|STEVE MCQUEEN AS TOM HORN|
The perfect word to describe such an imperfect day for busking. The weather for the Saturday FARMERS' MARKET was ... drizzmal.
Instead of busking, I had some band business with GRANT FREW, manager of the BUSHWAKKER BREW PUB in Regina.
We (PHANTOM TIDE) have been there before (see my blog entry PHANTOM TIDE: THE MAKING OF A BAR BAND … Saturday March 8th). At that time Grant had on his marketing poster, PHANTOM TIDE … A FOLK TRIO WITH A PERVASIVE MARITIME SWAY OF ORIGINAL SONGS – MIXING THEMES OF LOST LOVES AND OPEN ROADS.
PHANTOM TIDE is booked again at the BUSHWAKKEER BREW PUB in just a couple weeks, Wednesday, September 24th to be exact. Our previous gig there included Whitney on vocals, Ray on bass, Darren, of course, on guitar and vocals, and I on guitar and vocals. All our original songs were written by either Darren or me. Well that was then and this is now.
Whitney has a new career and is busy, busy, busy; Ray has an urgent appointment he cannot postpone; and Darren may be flying back to Cape Breton on short notice. When I spoke with Grant today he convinced me to go solo.
“You’re a busker, Neil. I’ve seen the videos. You’ll be fine.” He said.
I am a busker, not a solo stage performer.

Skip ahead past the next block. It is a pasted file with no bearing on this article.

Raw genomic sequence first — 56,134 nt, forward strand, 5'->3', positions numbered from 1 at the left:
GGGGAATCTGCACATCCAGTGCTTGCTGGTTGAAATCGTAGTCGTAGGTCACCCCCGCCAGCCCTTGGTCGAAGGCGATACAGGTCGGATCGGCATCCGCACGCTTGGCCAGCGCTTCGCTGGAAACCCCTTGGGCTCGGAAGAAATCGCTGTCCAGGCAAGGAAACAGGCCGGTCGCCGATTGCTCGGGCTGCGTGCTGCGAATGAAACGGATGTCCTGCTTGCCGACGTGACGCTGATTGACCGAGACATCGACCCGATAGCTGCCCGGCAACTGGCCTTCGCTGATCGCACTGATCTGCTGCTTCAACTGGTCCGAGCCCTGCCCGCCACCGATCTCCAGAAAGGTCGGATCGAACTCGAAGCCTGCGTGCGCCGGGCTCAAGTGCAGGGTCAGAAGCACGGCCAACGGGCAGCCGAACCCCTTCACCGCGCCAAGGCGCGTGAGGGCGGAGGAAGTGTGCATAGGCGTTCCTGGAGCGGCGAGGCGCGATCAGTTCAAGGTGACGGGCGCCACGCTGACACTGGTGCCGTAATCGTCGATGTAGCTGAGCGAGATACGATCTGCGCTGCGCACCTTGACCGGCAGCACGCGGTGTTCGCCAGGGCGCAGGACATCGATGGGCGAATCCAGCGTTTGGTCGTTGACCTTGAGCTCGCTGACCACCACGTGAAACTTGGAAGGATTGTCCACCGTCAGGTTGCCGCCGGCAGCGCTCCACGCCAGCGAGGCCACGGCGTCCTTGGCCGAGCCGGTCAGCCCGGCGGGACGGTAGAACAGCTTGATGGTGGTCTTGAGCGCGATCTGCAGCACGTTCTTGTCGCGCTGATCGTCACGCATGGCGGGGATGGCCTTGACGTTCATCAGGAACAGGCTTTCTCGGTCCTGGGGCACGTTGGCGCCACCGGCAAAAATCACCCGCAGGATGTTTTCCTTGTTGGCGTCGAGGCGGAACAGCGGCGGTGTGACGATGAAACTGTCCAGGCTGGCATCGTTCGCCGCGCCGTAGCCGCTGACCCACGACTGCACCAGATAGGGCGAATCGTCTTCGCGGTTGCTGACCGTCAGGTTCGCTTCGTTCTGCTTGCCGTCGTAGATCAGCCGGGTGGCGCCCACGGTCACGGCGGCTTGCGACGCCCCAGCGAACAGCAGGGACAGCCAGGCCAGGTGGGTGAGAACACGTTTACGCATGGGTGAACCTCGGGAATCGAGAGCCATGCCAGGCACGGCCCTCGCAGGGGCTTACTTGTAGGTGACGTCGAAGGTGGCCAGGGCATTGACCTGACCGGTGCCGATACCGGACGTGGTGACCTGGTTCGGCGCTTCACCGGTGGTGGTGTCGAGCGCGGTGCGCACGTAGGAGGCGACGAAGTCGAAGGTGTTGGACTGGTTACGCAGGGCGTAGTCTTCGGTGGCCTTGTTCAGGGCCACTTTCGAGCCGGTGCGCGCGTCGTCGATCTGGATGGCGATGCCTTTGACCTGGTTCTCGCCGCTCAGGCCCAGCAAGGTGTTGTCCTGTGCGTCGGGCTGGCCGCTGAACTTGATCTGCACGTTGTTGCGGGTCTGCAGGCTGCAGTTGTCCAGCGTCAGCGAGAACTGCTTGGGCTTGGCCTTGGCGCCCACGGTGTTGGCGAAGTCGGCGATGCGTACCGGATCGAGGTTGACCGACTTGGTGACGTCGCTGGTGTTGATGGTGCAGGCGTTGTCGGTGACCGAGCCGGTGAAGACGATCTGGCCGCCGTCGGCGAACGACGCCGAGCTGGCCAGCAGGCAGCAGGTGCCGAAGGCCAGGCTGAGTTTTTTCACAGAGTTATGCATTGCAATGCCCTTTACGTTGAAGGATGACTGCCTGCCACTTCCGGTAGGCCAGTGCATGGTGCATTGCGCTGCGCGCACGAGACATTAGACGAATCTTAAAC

I used to be a singer in the band, SHARIE AND THE SHADES.
I’ve played and sung solo on the streets, first time registered in downtown Victoria as SEAHORSE.
I’ve strummed and sung for over a dozen years with the GRAND TRUNK TROUBADOURS (GTT).
I’ve played in a bar before (at the MERCURY), along with my GTT band mates, Eric on fiddle, and Nick on guitar.
I’ve strummed and sung for years on the sidewalks in the CANADIAN WEST and lately on those in WESTERN EUROPE.
I really am a busker, really not a solo stage performer.
However, come September 24th, just days away, I’ll be slinging my guitar and harp, solo onto the stage at the BUSHWAKKER BREWPUB.
This shall be the classic story of A STRANGER-COMES-TO-TOWN. The stranger-comes-to-town plotline is most evident in the Western genre (see any duster starring Randall Scott, Gary Cooper, Clint Eastwood, or Steve McQueen). Here is the skinny: A tall, dark, stranger with an unknown past rides into town (save for McQueen who was blonde); the stranger is always mighty handy with a six-gun; and the mystery surrounding that stranger creates an important part of the mood.
Meanwhile back at Bushwakkers ... I’ll be that stranger-come-to-town. I am tall, dark (hair colored chest-nut), and strikingly handsome. I will be a stranger to those in that dining and drinking crowd , save for the few who will recognize me as a street corner guitar busker, or street portrait artist, who is mighty handy, not with a six-gun, but rather a twelve-string, and to boot, well known for a lightning draw, taking no longer than fifteen minutes to sketch any stranger who dares stand up to him.
The STRANGER-COMES- TO -TOWN is loved partly because of his air of mystery, and partly because of the apparent cracks in his armour.
Meanwhile back at Bushwakkers ... Right at the stage get-go I’ll be found out. My simple game plan relies on a simple presentation. My playlist (as is the regular PHANTOM TIDE playlist), set up abecedarian, rather than by theme.